NASA is going to wait for a minimum of 2 years after placing astronauts on the moon for the very first time in over a half-century in the mid-2020s as portion of the Artemis mission prior to making the second crewed lunar landing. The Artemis 4 mission, the very first following the Artemis 3 mission places astronauts on the moon, are not going to try a landing, according to NASA officials speaking during a 2-day session of the NASA Advisory Council’s Human Exploration and Operations Committee on January 18 and 19.

Instead, Artemis 4 is going to be used to complete the lunar Gateway’s construction. The I-Hab habitat module, designed by the Japanese space agency and the European Space Agency JAXA, will be delivered to the Gateway by the mission. It is going to be docked with Power and Propulsion Element, as well as the Habitation and Logistics Outpost, that will deploy together on the Falcon Heavy in the late 2024 and spend one year spiraling out to a close-rectilinear halo orbit in the vicinity of the moon.

The Space Launch System’s Block 1B variant, which does replace the Interim Cryogenic Propulsion Stage utilized on the first 3 SLS deployments with the more capable Exploration Upper Stage, is going to also be launched on Artemis 4. This allows Artemis missions to carry “co-manifested” payloads like the I-Hab module alongside the Orion spacecraft.

Even without a lunar landing, this will be a significant difficulty for the expedition. During a session at the meeting on January 19, Mark Kirasich, who is serving as the deputy associate administrator as well as head of NASA’s Advanced Exploration Systems division, said, “When you balance the performance restrictions against the deployment opportunities and have everything to line up, we find that we’re awfully challenged.”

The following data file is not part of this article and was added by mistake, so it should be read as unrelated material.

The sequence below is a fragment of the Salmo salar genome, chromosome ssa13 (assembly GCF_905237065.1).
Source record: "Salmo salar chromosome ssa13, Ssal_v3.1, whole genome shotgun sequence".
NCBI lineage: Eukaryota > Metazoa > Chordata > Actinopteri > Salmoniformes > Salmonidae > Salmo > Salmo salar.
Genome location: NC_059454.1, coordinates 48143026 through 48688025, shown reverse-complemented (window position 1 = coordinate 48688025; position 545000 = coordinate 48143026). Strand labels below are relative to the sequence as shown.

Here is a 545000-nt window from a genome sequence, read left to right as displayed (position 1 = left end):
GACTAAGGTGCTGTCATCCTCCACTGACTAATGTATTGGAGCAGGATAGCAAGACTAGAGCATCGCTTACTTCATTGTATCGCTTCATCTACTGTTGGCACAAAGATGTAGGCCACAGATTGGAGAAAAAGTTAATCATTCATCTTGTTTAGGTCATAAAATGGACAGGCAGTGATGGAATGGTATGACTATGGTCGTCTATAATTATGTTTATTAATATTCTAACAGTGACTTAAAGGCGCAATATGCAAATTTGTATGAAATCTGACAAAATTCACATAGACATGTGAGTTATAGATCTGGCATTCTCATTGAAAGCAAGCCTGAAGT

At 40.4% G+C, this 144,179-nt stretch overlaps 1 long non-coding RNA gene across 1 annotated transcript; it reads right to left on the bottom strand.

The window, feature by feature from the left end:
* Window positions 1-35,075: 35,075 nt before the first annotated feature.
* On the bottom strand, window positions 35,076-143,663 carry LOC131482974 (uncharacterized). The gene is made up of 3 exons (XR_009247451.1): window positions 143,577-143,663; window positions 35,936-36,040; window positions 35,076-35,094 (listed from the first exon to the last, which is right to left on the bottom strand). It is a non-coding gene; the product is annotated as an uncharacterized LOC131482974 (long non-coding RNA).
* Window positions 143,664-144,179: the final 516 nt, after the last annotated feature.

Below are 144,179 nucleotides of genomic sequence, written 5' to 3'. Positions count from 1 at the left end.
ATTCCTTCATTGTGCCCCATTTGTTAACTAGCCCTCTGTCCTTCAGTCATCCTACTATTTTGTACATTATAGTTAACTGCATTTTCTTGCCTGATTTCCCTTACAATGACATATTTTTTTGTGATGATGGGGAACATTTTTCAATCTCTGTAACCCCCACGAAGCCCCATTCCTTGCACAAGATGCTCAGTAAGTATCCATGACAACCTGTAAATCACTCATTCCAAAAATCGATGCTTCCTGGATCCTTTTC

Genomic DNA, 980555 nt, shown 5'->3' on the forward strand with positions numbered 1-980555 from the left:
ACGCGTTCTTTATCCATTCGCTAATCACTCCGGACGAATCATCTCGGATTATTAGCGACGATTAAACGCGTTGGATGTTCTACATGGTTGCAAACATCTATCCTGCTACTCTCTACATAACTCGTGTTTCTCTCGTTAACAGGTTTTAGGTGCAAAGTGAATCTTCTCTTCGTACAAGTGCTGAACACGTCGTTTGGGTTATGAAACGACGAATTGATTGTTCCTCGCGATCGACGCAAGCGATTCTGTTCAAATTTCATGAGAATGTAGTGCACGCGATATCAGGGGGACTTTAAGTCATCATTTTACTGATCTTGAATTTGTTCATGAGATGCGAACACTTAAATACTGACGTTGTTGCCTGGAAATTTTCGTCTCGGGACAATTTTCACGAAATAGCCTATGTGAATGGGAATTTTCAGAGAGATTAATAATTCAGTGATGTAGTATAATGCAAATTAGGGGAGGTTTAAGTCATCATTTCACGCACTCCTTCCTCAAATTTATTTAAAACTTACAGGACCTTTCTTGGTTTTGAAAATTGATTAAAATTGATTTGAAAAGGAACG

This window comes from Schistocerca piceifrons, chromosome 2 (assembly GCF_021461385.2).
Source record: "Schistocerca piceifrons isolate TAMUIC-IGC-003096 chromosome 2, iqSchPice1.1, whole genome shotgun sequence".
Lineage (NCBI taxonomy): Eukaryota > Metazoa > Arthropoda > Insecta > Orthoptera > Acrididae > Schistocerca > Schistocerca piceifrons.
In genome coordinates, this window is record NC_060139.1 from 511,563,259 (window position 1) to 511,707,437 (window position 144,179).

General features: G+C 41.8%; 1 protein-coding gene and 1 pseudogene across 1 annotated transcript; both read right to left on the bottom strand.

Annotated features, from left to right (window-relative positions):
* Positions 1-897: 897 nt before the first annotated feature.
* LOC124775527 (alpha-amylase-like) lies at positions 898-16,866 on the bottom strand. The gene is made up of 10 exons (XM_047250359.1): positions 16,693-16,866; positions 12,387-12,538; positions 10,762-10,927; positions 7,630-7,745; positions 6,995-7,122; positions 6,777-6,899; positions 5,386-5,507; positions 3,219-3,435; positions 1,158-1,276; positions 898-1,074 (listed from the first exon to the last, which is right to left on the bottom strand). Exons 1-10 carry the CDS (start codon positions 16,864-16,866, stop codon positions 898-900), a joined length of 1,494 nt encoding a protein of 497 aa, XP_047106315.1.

The I-Hab’s mass is one difficulty with the mission. Co-manifested payloads on SLS Block 1B possess a maximum mass of about 10 metric tons, according to Kirasich, and he claims I-Hab is striving to stay under that limit. “Day in and day out, Dan Hartman, NASA’s Gateway program manager, is working with ESA to get their mass to match the limit,” he stated.

The lack of a lunar lander is another reason for skipping a landing on the Artemis 4. Last year, NASA awarded SpaceX the HLS (Human Landing System) Option A contract, which only covers the construction of a lander as well as a single crewed voyage on Artemis 3. Future landings will be acquired via a separate effort known as LETS (Lunar Exploration Transportation Services). The purpose of LETS is to identify one or more companies that will provide “sustainable” landing services.

Because of the timing of LETS — a preliminary request for proposals (RfP) is set to be released this spring — the first landing service obtained through the program will be ready in a couple of years. “We’ll have this sustainable lander in around 2 years from the Option A award to the LETS award,” Kirasich added. “It’s a different lander than Option A, with more demanding criteria.”

Artemis 5 would be the first Artemis flight to use the Gateway as well as land on the lunar. The mission will also transport ESA’s ESPRIT communications and refueling module, as well as a robotic arm system built in Canada for the Gateway and an unpressurized lunar rover, as per a “working manifest” chart given at the meeting.

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